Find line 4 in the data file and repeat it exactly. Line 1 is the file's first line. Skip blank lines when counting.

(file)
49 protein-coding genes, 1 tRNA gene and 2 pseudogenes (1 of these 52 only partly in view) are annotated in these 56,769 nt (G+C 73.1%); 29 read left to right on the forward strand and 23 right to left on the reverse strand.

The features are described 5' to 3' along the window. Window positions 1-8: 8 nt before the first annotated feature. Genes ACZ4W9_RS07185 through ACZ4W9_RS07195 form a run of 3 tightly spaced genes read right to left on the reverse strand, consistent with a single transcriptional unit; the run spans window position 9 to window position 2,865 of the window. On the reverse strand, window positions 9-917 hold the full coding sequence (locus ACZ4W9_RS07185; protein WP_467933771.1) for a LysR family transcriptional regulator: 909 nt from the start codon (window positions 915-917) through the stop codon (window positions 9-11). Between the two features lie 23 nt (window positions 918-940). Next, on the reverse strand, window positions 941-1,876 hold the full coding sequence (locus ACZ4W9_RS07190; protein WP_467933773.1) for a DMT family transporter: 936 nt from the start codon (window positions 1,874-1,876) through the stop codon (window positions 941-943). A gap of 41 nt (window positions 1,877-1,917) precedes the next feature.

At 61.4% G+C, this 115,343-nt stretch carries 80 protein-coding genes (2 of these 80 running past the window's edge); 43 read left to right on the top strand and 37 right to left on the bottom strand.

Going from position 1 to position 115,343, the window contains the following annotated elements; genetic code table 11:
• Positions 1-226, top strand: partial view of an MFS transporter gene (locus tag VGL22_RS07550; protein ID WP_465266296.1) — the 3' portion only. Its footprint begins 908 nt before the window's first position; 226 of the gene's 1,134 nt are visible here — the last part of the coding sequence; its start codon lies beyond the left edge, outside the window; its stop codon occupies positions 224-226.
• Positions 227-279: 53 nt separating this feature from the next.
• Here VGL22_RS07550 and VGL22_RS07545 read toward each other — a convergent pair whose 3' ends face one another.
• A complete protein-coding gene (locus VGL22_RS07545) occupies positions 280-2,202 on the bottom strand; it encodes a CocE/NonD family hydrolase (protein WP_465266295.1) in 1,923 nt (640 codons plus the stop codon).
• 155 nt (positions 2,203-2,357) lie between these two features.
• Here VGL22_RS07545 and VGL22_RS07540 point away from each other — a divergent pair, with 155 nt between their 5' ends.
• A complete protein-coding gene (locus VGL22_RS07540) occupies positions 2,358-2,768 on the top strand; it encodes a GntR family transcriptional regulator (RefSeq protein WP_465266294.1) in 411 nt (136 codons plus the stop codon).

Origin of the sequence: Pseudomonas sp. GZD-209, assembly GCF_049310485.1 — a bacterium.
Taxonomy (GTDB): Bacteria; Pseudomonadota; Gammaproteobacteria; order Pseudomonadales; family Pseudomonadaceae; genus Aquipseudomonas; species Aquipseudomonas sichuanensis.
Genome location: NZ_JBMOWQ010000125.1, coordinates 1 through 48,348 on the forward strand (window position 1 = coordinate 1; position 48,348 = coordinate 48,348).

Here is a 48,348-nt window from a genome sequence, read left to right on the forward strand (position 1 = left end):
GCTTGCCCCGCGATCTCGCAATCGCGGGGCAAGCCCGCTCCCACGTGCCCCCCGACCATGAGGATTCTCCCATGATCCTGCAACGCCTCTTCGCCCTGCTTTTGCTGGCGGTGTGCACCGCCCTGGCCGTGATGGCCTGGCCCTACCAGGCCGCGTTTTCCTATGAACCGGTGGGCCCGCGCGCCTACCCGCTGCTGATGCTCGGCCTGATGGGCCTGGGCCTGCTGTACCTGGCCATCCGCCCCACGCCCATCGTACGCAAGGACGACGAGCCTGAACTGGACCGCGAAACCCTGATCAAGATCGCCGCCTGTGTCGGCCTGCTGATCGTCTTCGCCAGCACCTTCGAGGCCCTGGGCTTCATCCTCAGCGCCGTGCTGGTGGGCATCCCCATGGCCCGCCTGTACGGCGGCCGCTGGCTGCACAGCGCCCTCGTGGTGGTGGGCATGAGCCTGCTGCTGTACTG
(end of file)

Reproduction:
Going from position 1 to position 115,343, the window contains the following annotated elements; genetic code table 11: